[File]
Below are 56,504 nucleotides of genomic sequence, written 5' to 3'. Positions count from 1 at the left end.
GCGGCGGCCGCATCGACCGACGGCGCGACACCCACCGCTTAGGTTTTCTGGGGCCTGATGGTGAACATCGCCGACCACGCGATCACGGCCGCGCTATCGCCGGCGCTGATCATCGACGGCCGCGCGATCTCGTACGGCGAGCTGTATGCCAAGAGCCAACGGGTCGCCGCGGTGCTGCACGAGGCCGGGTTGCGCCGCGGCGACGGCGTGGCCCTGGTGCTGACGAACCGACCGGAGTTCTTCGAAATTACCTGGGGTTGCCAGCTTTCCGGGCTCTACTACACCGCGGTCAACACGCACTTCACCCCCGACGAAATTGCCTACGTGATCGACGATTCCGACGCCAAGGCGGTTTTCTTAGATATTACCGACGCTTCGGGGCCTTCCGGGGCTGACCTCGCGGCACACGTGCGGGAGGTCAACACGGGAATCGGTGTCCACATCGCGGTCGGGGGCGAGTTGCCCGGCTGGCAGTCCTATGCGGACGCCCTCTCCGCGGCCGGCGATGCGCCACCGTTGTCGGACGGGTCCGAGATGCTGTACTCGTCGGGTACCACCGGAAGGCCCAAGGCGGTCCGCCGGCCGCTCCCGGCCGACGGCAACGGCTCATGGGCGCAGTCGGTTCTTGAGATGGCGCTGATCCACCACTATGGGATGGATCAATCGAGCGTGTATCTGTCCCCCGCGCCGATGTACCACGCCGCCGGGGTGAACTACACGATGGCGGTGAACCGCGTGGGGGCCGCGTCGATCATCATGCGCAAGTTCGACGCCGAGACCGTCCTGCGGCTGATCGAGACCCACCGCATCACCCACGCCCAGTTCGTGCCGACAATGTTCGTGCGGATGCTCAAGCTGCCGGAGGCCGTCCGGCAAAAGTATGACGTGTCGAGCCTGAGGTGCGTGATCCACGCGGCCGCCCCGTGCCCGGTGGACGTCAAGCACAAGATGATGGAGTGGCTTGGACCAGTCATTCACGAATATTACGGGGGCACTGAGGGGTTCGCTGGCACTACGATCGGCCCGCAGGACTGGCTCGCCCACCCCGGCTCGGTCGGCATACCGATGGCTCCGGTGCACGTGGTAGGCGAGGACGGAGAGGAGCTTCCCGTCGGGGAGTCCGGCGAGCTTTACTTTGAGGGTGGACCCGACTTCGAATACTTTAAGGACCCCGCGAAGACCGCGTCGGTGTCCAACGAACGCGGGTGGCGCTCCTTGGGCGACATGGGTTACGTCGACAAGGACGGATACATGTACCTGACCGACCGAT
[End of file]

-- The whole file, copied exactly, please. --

Below are 56,504 nucleotides of genomic sequence, written 5' to 3'. Positions count from 1 at the left end.
GCGGCGGCCGCATCGACCGACGGCGCGACACCCACCGCTTAGGTTTTCTGGGGCCTGATGGTGAACATCGCCGACCACGCGATCACGGCCGCGCTATCGCCGGCGCTGATCATCGACGGCCGCGCGATCTCGTACGGCGAGCTGTATGCCAAGAGCCAACGGGTCGCCGCGGTGCTGCACGAGGCCGGGTTGCGCCGCGGCGACGGCGTGGCCCTGGTGCTGACGAACCGACCGGAGTTCTTCGAAATTACCTGGGGTTGCCAGCTTTCCGGGCTCTACTACACCGCGGTCAACACGCACTTCACCCCCGACGAAATTGCCTACGTGATCGACGATTCCGACGCCAAGGCGGTTTTCTTAGATATTACCGACGCTTCGGGGCCTTCCGGGGCTGACCTCGCGGCACACGTGCGGGAGGTCAACACGGGAATCGGTGTCCACATCGCGGTCGGGGGCGAGTTGCCCGGCTGGCAGTCCTATGCGGACGCCCTCTCCGCGGCCGGCGATGCGCCACCGTTGTCGGACGGGTCCGAGATGCTGTACTCGTCGGGTACCACCGGAAGGCCCAAGGCGGTCCGCCGGCCGCTCCCGGCCGACGGCAACGGCTCATGGGCGCAGTCGGTTCTTGAGATGGCGCTGATCCACCACTATGGGATGGATCAATCGAGCGTGTATCTGTCCCCCGCGCCGATGTACCACGCCGCCGGGGTGAACTACACGATGGCGGTGAACCGCGTGGGGGCCGCGTCGATCATCATGCGCAAGTTCGACGCCGAGACCGTCCTGCGGCTGATCGAGACCCACCGCATCACCCACGCCCAGTTCGTGCCGACAATGTTCGTGCGGATGCTCAAGCTGCCGGAGGCCGTCCGGCAAAAGTATGACGTGTCGAGCCTGAGGTGCGTGATCCACGCGGCCGCCCCGTGCCCGGTGGACGTCAAGCACAAGATGATGGAGTGGCTTGGACCAGTCATTCACGAATATTACGGGGGCACTGAGGGGTTCGCTGGCACTACGATCGGCCCGCAGGACTGGCTCGCCCACCCCGGCTCGGTCGGCATACCGATGGCTCCGGTGCACGTGGTAGGCGAGGACGGAGAGGAGCTTCCCGTCGGGGAGTCCGGCGAGCTTTACTTTGAGGGTGGACCCGACTTCGAATACTTTAAGGACCCCGCGAAGACCGCGTCGGTGTCCAACGAACGCGGGTGGCGCTCCTTGGGCGACATGGGTTACGTCGACAAGGACGGATACATGTACCTGACCGACCGAT